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  • Nuclear Power Plant

    As Japan’s nuclear crisis intensified Wednesday, governments across Europe remained at odds over whether to scale back nuclear power programs or continue plans to expand, reports the New York Times.

  • Yen coins and banknotes

    It was a mixture of historical technical levels and algorithmic trading that rocketed the yen to an all-time high of 76.25 against the dollar Thursday, according to Thanos Papasavvas, head of currency management at Investec Asset Management.

  • An official in a full radiation protection suit scans an evacuated elderly woman with a geiger counter to check radiation levels in Koriyama city in Fukushima prefecture.

    Here's what you should be watching Thursday, March 17.

  • A Rescue worker wipes his forehead after carrying a body from the rubble of a village destroyed by the devastating earthquake March 16, 2011 in Kesennuma, Miyagi province, Japan.

    The world economy is still very fragile and the impact of the Japanese earthquake and the nuclear crisis is distressing, Stephen Roach, non-executive chairman at Morgan Stanley, Asia, told CNBC in an interview.

  • Fukishima nuclear reactor explosion.

    The complexity and uncertainty surrounding Japan's nuclear crisis has created a great divide between investors who are now running from risk and those who think they can ride it out.

  • The yen rallied to a new all-time high against the dollar as traders speculated G-7 central bankers may be getting ready to intervene to drive the currency lower.

  • The Japanese Yen has been gaining strength against the dollar following the tsunami and Japan's subsequent nuclear crisis—so much so that I thought I was reading the chart backwards.

  • Traders have started souring on some emerging market currencies this week, and the fun may just be starting.  

  • Because of Japan’s many troubles, before and after recent events, the Asia nation could face recession again, Stephen Roach, Morgan Stanley’s non-executive chairman Asia, told CNBC Wednesday.

  • The yen hit a four-month high against the dollar, and Bahrain's central bank is on the move — it's time for your FX Fix.

  • The March 2011 earthquake off the coast of Japan has rocked international markets as the world tries to gauge the reality of the human and economic devastation in the country. Japan's 9.0 magnitude earthquake is a rare event, according to the US Geological Survey (USGS). Globally we experience an average of only one earthquake above an 8.0 magnitude each year. This, of course, varies from year to year, with the most recent examples being four 8.0+ magnitude earthquakes in 2007 and zero in 2008.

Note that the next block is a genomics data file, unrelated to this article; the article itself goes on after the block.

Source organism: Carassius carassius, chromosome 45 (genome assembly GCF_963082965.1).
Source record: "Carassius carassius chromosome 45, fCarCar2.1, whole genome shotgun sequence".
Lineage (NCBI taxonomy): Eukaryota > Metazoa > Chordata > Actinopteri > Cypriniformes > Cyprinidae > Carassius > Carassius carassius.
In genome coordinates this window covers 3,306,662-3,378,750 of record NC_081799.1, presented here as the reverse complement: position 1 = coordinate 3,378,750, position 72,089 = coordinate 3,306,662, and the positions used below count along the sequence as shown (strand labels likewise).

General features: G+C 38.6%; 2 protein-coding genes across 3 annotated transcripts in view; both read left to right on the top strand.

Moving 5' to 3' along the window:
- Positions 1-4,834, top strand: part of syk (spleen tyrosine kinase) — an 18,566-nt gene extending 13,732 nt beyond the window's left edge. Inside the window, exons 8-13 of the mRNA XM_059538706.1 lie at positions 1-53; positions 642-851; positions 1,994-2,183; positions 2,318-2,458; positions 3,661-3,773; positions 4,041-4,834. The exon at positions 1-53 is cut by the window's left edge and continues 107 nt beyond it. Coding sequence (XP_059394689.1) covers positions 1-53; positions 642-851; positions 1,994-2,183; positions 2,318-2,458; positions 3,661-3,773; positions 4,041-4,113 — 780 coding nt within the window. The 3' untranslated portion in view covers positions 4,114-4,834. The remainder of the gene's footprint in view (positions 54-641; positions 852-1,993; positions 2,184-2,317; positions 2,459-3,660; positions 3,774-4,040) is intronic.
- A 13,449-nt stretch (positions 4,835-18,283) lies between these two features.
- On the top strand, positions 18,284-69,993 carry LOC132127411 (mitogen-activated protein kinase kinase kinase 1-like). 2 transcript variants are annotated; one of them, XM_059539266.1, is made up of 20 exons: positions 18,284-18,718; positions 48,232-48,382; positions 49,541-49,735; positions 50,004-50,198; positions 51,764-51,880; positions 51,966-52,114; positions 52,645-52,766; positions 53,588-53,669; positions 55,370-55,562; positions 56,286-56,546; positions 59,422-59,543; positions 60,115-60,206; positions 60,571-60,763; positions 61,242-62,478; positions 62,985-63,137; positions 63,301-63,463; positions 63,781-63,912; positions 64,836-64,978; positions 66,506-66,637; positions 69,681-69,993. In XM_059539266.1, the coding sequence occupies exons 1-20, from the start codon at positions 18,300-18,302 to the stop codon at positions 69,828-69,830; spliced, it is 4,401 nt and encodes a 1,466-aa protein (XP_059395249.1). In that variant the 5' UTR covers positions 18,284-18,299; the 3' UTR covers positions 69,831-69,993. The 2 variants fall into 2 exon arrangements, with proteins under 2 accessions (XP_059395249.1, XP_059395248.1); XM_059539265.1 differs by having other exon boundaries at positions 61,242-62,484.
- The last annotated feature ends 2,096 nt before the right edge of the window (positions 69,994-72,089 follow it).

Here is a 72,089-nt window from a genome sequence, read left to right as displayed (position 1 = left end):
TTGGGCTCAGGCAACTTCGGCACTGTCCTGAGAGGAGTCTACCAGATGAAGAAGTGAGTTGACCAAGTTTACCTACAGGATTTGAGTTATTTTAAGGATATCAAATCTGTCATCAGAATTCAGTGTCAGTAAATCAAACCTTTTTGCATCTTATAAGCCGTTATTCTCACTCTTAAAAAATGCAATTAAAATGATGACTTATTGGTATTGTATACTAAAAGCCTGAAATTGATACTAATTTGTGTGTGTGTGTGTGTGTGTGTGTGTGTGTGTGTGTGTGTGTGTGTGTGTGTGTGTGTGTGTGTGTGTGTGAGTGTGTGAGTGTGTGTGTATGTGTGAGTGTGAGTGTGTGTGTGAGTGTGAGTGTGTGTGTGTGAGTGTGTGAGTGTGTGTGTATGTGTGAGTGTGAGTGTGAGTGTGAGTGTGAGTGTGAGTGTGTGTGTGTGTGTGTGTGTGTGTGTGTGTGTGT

The March 2011 earthquake off the coast of Japan has rocked international markets as the world tries to gauge the reality of the human and economic devastation in the country.

  • As investors have rushed to safe-haven currencies, the Canadian and Australian dollars have been hit hard - maybe too hard.

  • Nouriel Roubini, the New York University economist who gained renown for predicting the financial crisis, sees dark days ahead for the yen.

  • It's a bad day to hold a risky currency, but anyone with Swiss francs, or even yen, is sitting pretty right now. It's time for your FX Fix.

  • Japan's share prices plunged across the board after reports of rising radiation.

    The market reactions to the tragic events in Japan over the last few days have been rational and investors will need convincing the nuclear crisis has been averted before any rally according to Bob Parker, a senior advisor to Credit Suisse in London.

  • 100_bills_stacked_up_200.jpg

    The Japanese earthquake changed interest-rate expectations around the world and will boost the dollar as the yen loses its safe-haven status, according to Hans Redeker, the global head of foreign exchange strategy at BNP Paribas in London.

  • Following the huge losses on the Nikkei, with more than $700 billion dollars wiped off the Japanese market in just two sessions, one economist is predicting the tragic events in Japan will be an "excuse" 'to move to quantitative easing in all major markets.

  • Black smoke rises from an oil industrial complex caused by the massive 8.9-magnitude earthquake in Ichihara city, Chiba prefecture. The earthquake shook Japan, unleashing powerful tsunamis that sent ships crashing into the shore and carried cars through the streets of coastal towns.

    It is worth remembering that it is only a matter of weeks ago since Standard & Poor's cut Japan's sovereign debt rating by one notch to AA- (the first cut since 2002), saying that the government lacked a "coherent strategy” for dealing with its growing debt burden.

  • Japanese markets are behaving consistent with recent post-disaster pattern: a lower stock market, lower government bond yields and a mixed outcome for the currency. 

  • mohamed el-erian

    PIMCO CEO Mohamed El-Erian shared his thoughts on Japan's economy, following the tragic earthquake and tsunami that hit that nation Friday. El-Erian wrote that five factors will dominate the economic outlook, as the whole world is hoping the tragedies will soon give way to stories of rescues and recovery of a society that is suffering enormous pain and disrupting uncertainties.